Black Caps crumble against South Africa

New Zealand's Tom Latham walks off after being dismissed by South Africa's Dane Piedt. Photo: Getty Images
New Zealand's Tom Latham walks off after being dismissed by South Africa's Dane Piedt. Photo: Getty Images
New Zealand are in danger of once more squandering the opportunity to win a maiden test series against South Africa.

This wasted chance would be far worse than the last.

After cruising to victory over the second-string Proteas last week, the Black Caps’ bid to repeat that result hit a serious hurdle at Seddon Park on Wednesday, the batting order crumbling in scarcely believable style.

The hosts were fortunate to reach even 211 before being dismissed to bring stumps on day two, left facing a shortfall of 31 after earlier bowling out their opponents for 242.

Having muddled their way through a first turn with the bat, vast improvement will soon be needed to save this test and claim the series.

South Africa offspinner Dane Piedt - who boasts 26 test wickets and played his last match in 2019 - capitalised on favourable conditions to snare 5-89 and must already be eager to bowl at the Black Caps in the fourth innings.

If Piedt and his teammates can build a total of significance to defend, they will be confident of playing spoiler in the same fashion as the first-choice team two years ago.

In that series at Hagley Oval, the Black Caps romped to an innings victory in the first test, history within their grasp. But seeking a first series triumph in almost a century of competition, the hosts then fell to a 198-run defeat.

That was the fifth time New Zealand had failed to clinch the series in a rubber match against the Proteas. This would mark an excruciating sixth.

The first-test romp enjoyed by Tim Southee’s side had been anticipated from the moment South Africa announced such an understrength squad. There seemed a chasm in quality between the teams and no reason to believe that would change in a week.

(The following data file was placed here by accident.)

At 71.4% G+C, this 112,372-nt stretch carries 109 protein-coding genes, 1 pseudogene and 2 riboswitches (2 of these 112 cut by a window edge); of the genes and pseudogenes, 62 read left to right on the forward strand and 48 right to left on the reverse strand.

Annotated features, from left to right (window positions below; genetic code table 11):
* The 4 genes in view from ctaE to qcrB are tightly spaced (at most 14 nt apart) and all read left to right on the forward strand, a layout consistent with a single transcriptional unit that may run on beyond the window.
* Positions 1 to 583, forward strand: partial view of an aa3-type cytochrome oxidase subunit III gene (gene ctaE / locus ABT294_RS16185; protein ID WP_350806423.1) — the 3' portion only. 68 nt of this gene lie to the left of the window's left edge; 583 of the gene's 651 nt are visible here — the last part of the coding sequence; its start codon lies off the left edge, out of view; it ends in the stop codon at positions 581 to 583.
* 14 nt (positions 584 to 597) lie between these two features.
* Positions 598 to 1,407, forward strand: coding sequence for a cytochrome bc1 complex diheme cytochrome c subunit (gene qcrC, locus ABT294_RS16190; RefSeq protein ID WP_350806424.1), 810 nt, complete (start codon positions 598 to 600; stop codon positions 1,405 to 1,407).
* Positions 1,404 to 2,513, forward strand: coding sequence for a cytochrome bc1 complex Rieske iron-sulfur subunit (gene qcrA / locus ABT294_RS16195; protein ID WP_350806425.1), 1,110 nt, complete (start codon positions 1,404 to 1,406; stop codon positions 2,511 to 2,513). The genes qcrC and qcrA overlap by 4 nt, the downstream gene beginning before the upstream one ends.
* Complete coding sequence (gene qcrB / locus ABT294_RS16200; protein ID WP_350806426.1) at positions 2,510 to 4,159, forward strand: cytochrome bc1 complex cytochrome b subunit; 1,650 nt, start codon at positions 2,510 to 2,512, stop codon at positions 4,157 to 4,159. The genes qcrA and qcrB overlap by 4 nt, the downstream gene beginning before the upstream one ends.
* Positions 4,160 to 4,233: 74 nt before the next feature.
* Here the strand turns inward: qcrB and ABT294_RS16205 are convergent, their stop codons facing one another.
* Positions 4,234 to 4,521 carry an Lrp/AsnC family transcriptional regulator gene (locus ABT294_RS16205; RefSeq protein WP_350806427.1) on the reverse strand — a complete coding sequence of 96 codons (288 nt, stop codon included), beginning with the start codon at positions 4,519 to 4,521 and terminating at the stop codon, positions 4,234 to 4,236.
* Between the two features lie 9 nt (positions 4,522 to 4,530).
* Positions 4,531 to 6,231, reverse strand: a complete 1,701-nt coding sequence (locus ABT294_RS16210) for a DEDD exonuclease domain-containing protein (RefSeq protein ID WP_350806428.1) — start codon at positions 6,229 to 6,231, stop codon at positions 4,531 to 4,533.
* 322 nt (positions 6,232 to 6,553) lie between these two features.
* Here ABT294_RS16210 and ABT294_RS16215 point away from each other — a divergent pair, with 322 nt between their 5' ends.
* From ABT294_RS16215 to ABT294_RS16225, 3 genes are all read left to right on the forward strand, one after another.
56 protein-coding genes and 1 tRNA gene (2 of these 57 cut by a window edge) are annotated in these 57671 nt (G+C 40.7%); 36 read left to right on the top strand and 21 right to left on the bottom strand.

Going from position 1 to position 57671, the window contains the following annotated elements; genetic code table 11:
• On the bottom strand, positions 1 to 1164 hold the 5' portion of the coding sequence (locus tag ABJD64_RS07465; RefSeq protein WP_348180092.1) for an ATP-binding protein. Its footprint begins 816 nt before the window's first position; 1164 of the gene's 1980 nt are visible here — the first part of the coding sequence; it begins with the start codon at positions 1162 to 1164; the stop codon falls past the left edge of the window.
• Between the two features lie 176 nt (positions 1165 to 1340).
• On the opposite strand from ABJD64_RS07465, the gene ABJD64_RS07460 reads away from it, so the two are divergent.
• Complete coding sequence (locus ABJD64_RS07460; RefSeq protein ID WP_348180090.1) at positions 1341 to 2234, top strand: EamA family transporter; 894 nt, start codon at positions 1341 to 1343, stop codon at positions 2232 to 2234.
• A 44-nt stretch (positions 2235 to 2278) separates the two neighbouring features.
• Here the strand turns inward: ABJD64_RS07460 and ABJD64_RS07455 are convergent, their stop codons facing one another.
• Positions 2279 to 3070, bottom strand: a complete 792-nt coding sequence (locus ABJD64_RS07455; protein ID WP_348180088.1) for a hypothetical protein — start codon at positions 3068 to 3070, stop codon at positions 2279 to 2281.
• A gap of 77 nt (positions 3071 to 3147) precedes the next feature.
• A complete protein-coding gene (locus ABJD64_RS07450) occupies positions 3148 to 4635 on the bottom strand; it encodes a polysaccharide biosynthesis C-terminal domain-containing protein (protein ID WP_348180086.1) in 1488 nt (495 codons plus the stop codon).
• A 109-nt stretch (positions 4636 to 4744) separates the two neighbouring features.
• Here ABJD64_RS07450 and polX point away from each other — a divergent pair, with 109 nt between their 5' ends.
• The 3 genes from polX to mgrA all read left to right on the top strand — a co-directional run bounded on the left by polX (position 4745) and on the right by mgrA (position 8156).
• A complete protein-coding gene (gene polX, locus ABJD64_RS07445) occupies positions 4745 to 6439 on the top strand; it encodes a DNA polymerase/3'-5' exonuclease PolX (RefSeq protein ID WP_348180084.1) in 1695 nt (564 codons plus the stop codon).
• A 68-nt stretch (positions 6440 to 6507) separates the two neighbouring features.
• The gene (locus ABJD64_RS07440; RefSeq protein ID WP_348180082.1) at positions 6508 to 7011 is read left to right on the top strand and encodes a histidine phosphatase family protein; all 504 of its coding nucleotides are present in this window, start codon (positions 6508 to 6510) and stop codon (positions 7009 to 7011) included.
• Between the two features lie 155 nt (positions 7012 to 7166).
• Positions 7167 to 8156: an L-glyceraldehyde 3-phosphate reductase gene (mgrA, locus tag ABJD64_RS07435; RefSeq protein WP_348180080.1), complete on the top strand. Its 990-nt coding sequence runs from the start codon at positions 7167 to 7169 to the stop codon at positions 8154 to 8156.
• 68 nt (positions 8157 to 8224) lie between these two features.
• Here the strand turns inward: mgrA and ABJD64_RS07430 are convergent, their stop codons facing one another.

Yet South Africa’s obstinance with the bat has been matched by dominance with the ball, their bowlers ripping through the Black Caps with a level of ease that will raise Australian eyebrows ahead of a two-test battle starting later this month.

After debutant Will O’Rourke wrapped up the tourists’ innings with career-best first-class figures of 4-59, New Zealand began with the unfortunately familiar sight of Devon Conway making an early departure.

The opener’s outside edge was found by Dane Paterson for a three-ball duck before Tom Latham (40) and Kane Williamson (43) established an innings-high 74-run stand, the former adding valuable runs to a recent barren run.

South Africa, who included two spinners while the hosts omitted Mitchell Santner, turned to spin from both ends and Piedt pounced on a couple of errors to remove both senior batters.

Rachin Ravindra (29) and the recalled Will Young (36) added what eventually counted as a useful 59, but the departure of first-test double centurion Ravindra triggered a hasty collapse. On 145-3, the Black Caps lost their next six wickets for 38 runs, batters playing on, holing out and miscuing big hits.

No 10 Neil Wagner played with more assurance than his many of his specialist teammates, launching a couple of towering sixes to complement three boundaries in a 27-ball cameo of 33.

His runs were required, closing the deficit in a 10th-wicket stand of 28 with O’Rourke, but the Black Caps would be worried by just how vital that contribution could prove, now facing a pivotal chase before the world champions arrive.

With No 5 Daryl Mitchell’s fitness in doubt - coach Gary Stead last week said there were no guarantees this period of rest would cure his ailing foot - and the allrounder’s role at No 7 in flux, the form of Tom Blundell has become a growing concern.

His dismissal today for four was the seventh in single figures among his last 10 test innings and since making 138 and 90 against England last summer, he boasts a high score of 17no in that span.

The wicketkeeper is the only survivor from last season’s preferred 4-7 combination, when he was joined by Henry Nicholls, Mitchell and Michael Bracewell - and the importance of Williamson at No 3 has never been greater.

His wicket will be treated as gold by the canary yellow.